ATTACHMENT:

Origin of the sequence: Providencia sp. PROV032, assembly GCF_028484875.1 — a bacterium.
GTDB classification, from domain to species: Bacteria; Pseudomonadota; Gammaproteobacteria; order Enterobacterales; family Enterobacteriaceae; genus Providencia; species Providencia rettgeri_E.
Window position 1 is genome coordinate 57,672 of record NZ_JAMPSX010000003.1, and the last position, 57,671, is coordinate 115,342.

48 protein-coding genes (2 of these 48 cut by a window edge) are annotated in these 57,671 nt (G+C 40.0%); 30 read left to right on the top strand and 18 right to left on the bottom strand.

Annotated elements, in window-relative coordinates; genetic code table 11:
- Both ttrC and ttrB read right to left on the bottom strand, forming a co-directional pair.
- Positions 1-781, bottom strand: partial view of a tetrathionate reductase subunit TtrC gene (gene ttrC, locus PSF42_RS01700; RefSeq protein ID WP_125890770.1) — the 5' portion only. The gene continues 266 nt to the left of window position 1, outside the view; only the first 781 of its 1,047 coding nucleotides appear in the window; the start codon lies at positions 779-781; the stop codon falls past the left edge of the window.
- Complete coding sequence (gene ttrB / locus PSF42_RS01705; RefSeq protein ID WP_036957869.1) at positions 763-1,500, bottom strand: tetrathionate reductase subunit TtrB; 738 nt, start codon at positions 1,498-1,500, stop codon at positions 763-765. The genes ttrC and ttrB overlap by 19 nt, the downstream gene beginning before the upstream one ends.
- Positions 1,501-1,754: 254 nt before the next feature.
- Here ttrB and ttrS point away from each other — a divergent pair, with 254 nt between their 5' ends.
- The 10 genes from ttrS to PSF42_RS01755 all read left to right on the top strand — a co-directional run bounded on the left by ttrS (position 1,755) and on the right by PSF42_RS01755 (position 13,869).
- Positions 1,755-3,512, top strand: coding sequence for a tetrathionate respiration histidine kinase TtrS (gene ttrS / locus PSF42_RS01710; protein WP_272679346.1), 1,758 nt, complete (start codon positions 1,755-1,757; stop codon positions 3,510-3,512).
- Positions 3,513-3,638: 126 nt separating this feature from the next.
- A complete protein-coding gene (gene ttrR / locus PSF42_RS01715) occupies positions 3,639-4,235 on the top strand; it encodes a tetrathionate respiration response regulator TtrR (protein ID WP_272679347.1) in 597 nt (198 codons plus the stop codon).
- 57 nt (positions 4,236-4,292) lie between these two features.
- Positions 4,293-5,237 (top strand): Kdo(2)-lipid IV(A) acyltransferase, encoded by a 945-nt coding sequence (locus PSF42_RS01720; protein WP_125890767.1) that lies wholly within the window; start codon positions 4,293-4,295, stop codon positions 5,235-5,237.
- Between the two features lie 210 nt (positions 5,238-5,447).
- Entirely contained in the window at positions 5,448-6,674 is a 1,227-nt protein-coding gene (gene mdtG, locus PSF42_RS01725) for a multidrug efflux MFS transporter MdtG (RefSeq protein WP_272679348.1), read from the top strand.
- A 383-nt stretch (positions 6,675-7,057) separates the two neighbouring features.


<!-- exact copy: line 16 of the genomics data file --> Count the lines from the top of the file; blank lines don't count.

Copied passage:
- Positions 4,293-5,237 (top strand): Kdo(2)-lipid IV(A) acyltransferase, encoded by a 945-nt coding sequence (locus PSF42_RS01720; protein WP_125890767.1) that lies wholly within the window; start codon positions 4,293-4,295, stop codon positions 5,235-5,237.